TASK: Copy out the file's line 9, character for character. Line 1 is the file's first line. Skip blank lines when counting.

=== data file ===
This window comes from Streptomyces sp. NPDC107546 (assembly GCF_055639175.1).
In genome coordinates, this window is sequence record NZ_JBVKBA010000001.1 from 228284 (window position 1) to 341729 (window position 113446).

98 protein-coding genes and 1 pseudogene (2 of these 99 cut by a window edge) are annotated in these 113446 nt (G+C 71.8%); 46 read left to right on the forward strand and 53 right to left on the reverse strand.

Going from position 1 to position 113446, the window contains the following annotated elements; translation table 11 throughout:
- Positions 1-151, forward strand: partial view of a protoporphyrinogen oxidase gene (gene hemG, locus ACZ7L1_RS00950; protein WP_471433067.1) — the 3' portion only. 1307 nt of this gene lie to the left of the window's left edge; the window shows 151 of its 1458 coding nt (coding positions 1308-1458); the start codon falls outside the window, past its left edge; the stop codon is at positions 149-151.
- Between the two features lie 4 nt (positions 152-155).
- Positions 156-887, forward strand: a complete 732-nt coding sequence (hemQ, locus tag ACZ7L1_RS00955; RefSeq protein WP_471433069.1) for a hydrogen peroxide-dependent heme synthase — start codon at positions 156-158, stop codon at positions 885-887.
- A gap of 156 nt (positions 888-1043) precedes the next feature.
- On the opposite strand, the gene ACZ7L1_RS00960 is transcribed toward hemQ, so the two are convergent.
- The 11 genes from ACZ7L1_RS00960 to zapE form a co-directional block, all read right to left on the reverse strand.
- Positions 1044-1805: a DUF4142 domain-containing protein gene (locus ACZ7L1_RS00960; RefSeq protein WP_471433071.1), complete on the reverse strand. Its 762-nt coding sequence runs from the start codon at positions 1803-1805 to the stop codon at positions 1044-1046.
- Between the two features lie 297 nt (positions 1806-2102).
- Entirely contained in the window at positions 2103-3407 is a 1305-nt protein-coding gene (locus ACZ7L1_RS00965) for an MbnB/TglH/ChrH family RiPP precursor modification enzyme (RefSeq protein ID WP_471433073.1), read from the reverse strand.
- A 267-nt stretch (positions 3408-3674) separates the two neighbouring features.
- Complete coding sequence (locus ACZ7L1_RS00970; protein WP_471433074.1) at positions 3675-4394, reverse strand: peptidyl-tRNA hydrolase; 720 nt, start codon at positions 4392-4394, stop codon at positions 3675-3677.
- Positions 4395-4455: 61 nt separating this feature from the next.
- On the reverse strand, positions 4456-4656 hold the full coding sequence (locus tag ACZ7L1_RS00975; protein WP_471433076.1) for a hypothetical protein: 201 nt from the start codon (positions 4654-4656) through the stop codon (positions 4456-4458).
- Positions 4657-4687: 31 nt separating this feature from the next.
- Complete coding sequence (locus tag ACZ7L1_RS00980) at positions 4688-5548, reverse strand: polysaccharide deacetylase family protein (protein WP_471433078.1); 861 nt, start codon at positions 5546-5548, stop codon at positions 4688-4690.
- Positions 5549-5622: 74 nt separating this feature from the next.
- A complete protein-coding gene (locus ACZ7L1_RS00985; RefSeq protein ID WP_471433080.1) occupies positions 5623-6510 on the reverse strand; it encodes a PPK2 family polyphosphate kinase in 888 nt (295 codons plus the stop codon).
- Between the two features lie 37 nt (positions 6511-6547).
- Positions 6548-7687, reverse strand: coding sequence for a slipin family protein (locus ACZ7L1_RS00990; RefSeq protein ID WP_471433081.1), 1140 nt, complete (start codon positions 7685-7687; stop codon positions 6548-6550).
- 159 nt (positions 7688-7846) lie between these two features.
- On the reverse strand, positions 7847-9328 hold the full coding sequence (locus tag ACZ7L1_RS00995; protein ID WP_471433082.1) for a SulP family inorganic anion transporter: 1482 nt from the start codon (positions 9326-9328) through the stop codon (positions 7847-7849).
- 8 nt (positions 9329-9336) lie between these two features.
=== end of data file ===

- On the opposite strand, the gene ACZ7L1_RS00960 is transcribed toward hemQ, so the two are convergent.